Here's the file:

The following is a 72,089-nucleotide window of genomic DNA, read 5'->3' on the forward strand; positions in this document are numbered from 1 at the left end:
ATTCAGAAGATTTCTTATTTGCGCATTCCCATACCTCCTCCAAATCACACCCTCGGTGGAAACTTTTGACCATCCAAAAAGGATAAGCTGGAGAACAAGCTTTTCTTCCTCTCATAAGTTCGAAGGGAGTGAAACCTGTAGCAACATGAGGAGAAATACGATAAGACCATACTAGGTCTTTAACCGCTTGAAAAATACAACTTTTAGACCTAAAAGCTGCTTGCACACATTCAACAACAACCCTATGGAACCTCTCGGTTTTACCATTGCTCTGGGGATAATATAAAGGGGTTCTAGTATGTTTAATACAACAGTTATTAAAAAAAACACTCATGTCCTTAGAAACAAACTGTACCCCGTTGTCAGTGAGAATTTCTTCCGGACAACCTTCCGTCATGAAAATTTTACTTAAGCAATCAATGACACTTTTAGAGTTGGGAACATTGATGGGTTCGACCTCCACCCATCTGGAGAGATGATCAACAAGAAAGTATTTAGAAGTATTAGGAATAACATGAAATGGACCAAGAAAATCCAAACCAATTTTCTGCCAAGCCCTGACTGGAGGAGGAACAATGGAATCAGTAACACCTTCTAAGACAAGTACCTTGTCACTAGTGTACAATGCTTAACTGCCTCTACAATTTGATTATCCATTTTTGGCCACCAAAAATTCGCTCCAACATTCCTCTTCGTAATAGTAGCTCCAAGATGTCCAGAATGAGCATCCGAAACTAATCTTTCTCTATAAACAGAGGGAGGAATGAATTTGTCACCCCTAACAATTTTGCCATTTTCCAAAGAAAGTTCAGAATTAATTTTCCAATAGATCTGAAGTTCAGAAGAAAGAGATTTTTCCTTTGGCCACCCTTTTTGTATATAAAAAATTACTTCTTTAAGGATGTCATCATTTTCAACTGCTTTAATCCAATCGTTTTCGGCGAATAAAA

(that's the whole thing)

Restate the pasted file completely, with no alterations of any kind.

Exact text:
The following is a 72,089-nucleotide window of genomic DNA, read 5'->3' on the forward strand; positions in this document are numbered from 1 at the left end:
ATTCAGAAGATTTCTTATTTGCGCATTCCCATACCTCCTCCAAATCACACCCTCGGTGGAAACTTTTGACCATCCAAAAAGGATAAGCTGGAGAACAAGCTTTTCTTCCTCTCATAAGTTCGAAGGGAGTGAAACCTGTAGCAACATGAGGAGAAATACGATAAGACCATACTAGGTCTTTAACCGCTTGAAAAATACAACTTTTAGACCTAAAAGCTGCTTGCACACATTCAACAACAACCCTATGGAACCTCTCGGTTTTACCATTGCTCTGGGGATAATATAAAGGGGTTCTAGTATGTTTAATACAACAGTTATTAAAAAAAACACTCATGTCCTTAGAAACAAACTGTACCCCGTTGTCAGTGAGAATTTCTTCCGGACAACCTTCCGTCATGAAAATTTTACTTAAGCAATCAATGACACTTTTAGAGTTGGGAACATTGATGGGTTCGACCTCCACCCATCTGGAGAGATGATCAACAAGAAAGTATTTAGAAGTATTAGGAATAACATGAAATGGACCAAGAAAATCCAAACCAATTTTCTGCCAAGCCCTGACTGGAGGAGGAACAATGGAATCAGTAACACCTTCTAAGACAAGTACCTTGTCACTAGTGTACAATGCTTAACTGCCTCTACAATTTGATTATCCATTTTTGGCCACCAAAAATTCGCTCCAACATTCCTCTTCGTAATAGTAGCTCCAAGATGTCCAGAATGAGCATCCGAAACTAATCTTTCTCTATAAACAGAGGGAGGAATGAATTTGTCACCCCTAACAATTTTGCCATTTTCCAAAGAAAGTTCAGAATTAATTTTCCAATAGATCTGAAGTTCAGAAGAAAGAGATTTTTCCTTTGGCCACCCTTTTTGTATATAAAAAATTACTTCTTTAAGGATGTCATCATTTTCAACTGCTTTAATCCAATCGTTTTCGGCGAATAAAA